'No Mercy' is Season One of 'Where It Hurts,' a podcast about overlooked parts of the country where cracks in the health system leave people without the care they need. Our first destination is Fort Scott, Kansas.
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This podcast was produced in partnership with St. Louis Public Radio.
Emergency care gets complicated after a hospital closes. On a cold February evening, when Robert Findley fell and hit his head on a patch of ice, his wife, Linda, called 911. The delays that came next exposed the frayed patchwork that sometimes stands in for rural health care.
After Mercy Hospital Fort Scott shut down, many locals had big opinions about what kind of health care the town needed.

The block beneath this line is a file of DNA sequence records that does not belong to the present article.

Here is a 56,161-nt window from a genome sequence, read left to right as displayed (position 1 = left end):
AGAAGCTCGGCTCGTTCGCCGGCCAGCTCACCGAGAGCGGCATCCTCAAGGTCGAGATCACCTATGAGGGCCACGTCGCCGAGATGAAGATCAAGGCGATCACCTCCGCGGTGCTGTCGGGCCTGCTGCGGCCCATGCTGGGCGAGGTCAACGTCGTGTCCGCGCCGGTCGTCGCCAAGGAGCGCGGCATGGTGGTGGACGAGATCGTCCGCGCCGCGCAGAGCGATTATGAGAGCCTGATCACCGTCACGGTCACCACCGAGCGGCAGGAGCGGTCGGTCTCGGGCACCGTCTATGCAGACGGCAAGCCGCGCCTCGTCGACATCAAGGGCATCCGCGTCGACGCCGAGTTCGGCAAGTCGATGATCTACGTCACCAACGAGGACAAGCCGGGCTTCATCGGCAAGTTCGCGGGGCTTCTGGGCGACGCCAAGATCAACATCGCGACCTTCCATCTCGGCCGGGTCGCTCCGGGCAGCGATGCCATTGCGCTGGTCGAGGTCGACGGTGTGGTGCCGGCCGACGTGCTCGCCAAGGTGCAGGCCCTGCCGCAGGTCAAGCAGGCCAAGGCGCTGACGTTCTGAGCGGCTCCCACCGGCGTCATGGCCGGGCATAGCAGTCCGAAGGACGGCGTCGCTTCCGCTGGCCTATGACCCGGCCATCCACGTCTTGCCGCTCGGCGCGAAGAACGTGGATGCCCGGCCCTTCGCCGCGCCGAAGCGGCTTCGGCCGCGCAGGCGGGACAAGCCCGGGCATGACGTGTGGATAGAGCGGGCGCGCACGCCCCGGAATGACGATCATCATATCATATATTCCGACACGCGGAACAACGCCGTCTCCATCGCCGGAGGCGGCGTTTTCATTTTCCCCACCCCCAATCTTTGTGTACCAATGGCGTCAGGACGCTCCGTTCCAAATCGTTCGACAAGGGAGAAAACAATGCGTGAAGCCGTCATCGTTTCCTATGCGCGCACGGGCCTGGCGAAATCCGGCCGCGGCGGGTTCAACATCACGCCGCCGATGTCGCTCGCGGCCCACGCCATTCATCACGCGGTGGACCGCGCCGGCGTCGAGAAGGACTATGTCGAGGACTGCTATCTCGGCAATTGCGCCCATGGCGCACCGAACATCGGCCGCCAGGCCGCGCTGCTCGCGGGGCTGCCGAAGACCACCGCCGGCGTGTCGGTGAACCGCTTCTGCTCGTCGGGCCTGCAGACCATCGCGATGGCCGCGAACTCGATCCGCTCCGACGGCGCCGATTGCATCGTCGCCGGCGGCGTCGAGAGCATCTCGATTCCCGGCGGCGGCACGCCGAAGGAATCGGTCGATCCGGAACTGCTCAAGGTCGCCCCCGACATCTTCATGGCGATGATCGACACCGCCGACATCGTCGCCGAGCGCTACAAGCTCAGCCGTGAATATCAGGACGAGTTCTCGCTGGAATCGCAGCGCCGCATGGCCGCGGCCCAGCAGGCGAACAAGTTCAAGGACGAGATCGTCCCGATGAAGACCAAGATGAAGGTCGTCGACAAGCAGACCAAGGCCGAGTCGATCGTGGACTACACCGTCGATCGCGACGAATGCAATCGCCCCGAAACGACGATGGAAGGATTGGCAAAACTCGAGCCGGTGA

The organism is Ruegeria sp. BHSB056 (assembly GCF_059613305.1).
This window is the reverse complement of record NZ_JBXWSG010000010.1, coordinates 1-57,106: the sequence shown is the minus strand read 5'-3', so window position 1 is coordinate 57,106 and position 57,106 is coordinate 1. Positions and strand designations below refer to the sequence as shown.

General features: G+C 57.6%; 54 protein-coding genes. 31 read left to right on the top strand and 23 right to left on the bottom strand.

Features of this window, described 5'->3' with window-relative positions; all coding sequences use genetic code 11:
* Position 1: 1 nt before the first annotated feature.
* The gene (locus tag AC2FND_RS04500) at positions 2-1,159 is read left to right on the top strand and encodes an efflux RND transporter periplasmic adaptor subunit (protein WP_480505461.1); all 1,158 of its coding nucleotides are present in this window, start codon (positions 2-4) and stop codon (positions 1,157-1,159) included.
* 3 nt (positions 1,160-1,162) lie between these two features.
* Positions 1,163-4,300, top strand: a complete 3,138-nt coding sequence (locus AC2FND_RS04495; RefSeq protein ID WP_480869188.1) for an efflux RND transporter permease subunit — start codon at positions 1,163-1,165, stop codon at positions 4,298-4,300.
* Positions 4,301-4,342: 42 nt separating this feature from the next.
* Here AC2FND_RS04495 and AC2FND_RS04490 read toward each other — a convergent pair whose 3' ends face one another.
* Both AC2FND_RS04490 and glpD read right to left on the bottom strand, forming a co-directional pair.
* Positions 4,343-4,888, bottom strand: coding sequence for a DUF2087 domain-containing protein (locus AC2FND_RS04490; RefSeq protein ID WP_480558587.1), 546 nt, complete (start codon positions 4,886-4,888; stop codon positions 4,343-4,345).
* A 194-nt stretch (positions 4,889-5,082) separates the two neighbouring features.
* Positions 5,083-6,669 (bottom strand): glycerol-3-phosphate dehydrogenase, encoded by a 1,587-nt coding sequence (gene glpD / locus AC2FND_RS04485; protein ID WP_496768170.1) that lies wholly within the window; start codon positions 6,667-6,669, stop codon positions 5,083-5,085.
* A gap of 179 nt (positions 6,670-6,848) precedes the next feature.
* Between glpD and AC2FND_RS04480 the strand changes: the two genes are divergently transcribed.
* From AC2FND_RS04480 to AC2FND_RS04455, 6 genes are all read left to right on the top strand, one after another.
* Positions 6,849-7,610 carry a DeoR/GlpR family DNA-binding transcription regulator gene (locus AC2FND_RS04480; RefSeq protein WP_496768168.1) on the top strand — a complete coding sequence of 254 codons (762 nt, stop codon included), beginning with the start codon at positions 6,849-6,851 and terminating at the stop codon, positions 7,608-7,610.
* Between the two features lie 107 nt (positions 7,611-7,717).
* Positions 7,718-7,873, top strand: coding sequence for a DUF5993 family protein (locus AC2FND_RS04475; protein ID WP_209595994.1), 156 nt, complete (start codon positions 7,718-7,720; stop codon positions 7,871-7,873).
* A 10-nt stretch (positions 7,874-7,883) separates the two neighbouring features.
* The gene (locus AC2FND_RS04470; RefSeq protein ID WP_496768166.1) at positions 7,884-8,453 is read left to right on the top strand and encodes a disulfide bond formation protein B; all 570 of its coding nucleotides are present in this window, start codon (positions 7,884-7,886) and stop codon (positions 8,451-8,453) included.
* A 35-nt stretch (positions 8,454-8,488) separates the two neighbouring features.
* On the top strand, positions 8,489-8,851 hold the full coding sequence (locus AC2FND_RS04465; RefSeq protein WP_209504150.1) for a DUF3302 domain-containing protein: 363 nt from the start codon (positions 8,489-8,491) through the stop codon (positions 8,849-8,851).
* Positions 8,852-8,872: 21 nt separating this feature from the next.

"Words of experience is, you don't know when that tragedy is going to happen," Linda Findley said.
Fort Scott's free-standing ER and the new community health center aren't enough, she said.
"I mean, my gosh, you need to feel like you're safe and could be taken care of where you're at," she said.
"Where It Hurts" is a podcast collaboration between KHN and St. Louis Public Radio. Season One extends the storytelling from Sarah Jane Tribble's award-winning series, "No Mercy."
And to hear all KHN podcasts, click here.
“I mean, my gosh, you need to feel like you're safe and could be taken care of where you're at.”
Linda Findley, Fort Scott, Kansas
Kaiser Health News is a national health policy news service that is part of the nonpartisan Henry J. Kaiser Family Foundation.
After Mercy Hospital Fort Scott (Kansas) shut down, many locals had big opinions about what kind of health care the town needed.
Many locals feel that Fort Scott's free-standing ER and the new community health center aren't enough.